30 Sep Saving vs. Investing
Saving is money set aside for future planned and unplanned (emergency fund) requirements; and the money must be easily accessible. For example, money in a 32-day notice account or a normal savings account.
Saving is important as it does not only create good money habits but having money that is easily accessible for a rainy day is one of the best ways to guarantee that you stick to your financial plan. However, most savings plans do not offer an interest rate of more than 6.5%, which normally does not even beat inflation, so effectively, your money is not working for you.
Investing on the other hand is buying an asset which you believe in the long-term will yield a high return, for example, purchasing an investment property or buying shares in a company. This forms part of your financial plan to build wealth.
As with saving, you need to have an investment goal, e.g. to earn rental income from your investment property, to invest for retirement etc. Since investing is long term, this is why one would expect a higher return. The higher return is brought about by compound interest. This is the true magic of investing. You can say compound interest is “interest on interest”, which simply means it is interest calculated on the initial amount invested and also on the accumulated interest of previous periods of a deposit. Compound interest allows a very average saver to become wealthy. Therefore it is really not about saving a heap of money; instead, it is about WHEN you start saving, so the earlier the better.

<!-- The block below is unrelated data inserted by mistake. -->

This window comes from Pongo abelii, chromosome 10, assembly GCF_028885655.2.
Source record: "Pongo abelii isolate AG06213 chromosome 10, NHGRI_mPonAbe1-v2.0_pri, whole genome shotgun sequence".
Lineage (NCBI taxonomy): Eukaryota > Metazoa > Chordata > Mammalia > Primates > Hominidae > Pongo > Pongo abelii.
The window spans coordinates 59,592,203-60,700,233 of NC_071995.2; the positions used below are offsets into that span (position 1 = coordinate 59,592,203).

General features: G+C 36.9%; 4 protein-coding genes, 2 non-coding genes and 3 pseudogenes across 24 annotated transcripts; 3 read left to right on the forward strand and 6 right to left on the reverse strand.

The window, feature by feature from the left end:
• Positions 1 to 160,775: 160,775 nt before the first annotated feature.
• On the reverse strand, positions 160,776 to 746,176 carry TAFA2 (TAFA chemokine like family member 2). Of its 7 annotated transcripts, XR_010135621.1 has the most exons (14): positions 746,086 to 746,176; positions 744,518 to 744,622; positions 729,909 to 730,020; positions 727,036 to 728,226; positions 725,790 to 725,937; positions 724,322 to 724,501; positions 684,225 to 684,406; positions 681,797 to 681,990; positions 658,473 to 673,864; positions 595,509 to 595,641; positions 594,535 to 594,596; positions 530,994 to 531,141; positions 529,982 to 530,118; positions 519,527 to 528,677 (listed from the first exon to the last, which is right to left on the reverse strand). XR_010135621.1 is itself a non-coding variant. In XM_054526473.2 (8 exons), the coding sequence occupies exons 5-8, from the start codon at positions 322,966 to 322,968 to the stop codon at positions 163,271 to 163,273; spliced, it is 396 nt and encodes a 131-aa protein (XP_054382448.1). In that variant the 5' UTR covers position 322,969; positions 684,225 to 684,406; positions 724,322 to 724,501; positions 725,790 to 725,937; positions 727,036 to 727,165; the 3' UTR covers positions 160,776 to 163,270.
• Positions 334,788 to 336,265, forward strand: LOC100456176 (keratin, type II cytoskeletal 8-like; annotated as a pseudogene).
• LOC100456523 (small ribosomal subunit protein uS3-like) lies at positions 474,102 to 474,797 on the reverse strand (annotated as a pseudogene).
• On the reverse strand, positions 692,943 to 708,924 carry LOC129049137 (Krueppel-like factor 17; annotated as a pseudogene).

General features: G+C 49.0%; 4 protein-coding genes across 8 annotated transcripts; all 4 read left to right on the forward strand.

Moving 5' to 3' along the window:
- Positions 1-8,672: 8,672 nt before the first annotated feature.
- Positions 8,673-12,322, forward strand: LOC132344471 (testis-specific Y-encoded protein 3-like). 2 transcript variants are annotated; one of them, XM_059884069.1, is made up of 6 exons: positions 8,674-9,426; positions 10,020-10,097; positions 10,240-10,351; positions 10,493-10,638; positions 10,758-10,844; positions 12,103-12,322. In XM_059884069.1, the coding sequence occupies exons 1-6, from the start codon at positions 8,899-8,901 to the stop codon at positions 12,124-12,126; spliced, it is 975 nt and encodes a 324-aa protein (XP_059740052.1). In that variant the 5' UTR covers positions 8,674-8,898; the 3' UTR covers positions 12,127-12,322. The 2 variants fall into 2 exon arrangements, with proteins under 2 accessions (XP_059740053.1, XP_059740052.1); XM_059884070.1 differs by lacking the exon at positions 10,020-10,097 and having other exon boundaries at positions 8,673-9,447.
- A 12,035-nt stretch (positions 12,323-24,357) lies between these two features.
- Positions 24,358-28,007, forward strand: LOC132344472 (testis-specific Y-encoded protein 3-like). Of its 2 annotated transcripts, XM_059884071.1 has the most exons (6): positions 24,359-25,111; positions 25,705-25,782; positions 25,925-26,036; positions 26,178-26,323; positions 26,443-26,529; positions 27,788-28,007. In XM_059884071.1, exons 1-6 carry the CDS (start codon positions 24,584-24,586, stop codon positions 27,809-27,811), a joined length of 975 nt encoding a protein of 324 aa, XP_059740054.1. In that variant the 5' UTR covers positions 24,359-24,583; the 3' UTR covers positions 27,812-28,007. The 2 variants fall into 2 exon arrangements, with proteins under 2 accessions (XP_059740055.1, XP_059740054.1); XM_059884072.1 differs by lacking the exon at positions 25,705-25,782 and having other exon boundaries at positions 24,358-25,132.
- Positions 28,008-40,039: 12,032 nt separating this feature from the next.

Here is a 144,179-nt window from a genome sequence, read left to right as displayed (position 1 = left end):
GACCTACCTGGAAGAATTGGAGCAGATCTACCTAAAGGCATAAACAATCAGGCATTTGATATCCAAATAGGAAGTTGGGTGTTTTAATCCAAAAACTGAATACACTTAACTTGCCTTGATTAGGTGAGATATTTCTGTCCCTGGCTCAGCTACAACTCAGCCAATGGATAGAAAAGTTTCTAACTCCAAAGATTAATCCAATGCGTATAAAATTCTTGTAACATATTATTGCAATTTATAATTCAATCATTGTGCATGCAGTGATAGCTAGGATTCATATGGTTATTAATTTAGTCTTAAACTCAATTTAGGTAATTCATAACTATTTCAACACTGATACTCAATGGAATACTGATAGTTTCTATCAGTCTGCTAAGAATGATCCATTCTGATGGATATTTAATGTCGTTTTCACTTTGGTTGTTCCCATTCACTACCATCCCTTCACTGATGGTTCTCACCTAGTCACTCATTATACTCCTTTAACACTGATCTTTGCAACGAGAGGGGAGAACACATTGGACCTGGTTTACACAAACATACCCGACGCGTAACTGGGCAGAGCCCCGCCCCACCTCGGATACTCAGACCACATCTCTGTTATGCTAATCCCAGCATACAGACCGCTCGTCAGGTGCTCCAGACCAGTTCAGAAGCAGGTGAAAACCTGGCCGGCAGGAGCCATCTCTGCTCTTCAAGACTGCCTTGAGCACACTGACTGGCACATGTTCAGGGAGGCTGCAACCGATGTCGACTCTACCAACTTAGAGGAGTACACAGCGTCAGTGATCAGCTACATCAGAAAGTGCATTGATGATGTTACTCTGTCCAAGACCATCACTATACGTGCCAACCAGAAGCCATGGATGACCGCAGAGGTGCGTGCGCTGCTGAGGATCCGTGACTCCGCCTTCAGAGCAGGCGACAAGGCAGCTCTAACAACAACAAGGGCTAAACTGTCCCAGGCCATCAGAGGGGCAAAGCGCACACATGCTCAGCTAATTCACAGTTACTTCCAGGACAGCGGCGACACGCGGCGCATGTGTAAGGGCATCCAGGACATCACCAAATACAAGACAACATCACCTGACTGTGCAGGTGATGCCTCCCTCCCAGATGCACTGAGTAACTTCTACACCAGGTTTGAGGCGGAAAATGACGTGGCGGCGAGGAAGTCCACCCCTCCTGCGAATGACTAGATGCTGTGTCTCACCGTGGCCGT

The example below shows exactly how starting early and compound interest work in your favour:
So start investing today! Even with a simple instruments such as Unit Trusts or Exchange Traded Fund. You will surely thank yourself later!